Persistent use of anti-dementia drugs during Alzheimer's disease appears to increase life expectancy, said Baylor College of Medicine researchers during a July 30 presentation at the Alzheimer's Association's International Conference in Chicago.

"The lifespan of those with Alzheimer's is known to be shorter than that of cognitively healthy people," said Susan Rountree, M.D., assistant professor of neurology at Baylor and lead author of the study. "Our findings suggest that those who took anti-dementia drugs more persistently, or for longer time intervals, lived longer than those who took the medications for shorter time periods."

The study followed 641 Alzheimer's patients between 1989 and 2005. All were on one or more commercially available anti-dementia drugs for varying amounts of time during the course of their illness. The drugs included donepezil, galantamine, rivastigmine, tacrine or memantine.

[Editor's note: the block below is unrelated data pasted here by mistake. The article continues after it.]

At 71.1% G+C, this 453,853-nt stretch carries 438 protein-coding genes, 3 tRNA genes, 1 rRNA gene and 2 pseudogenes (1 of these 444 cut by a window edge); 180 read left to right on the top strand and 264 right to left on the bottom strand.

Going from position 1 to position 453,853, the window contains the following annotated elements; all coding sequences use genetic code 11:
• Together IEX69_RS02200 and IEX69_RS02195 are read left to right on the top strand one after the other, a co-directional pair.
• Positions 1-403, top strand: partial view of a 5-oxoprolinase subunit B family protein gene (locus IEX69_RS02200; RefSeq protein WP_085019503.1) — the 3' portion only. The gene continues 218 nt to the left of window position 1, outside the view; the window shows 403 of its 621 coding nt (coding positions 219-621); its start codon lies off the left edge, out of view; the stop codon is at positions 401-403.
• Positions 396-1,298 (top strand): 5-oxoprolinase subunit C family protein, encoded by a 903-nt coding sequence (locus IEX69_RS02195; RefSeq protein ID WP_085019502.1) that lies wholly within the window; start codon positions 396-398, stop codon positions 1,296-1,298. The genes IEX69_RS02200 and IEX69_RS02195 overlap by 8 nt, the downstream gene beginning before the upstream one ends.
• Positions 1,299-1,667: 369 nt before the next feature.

Researchers gave each subject a "persistency" score derived by dividing the total years they took the medication by the total years they had symptoms of the disease. Patients were divided into four quartiles from lowest to highest, based on their persistency scores.

"We did take into account a variety of factors that influence life expectancy such as age and other diseases," Rountree said.

Those in the first quartile, the lowest persistency group, were 2.4 times more likely to die than those in the fourth quartile, or highest persistency group. Those within the second and third quartiles had an increased risk of death of 2.2 times and 1.5 times respectively, compared to those with the highest score. Those who had the higher scores lived, on average, 3.12 years longer than those with the lower scores.

Rountree said the study's findings will help create a model of what a patient can expect, and help families to plan better for their loved one's care.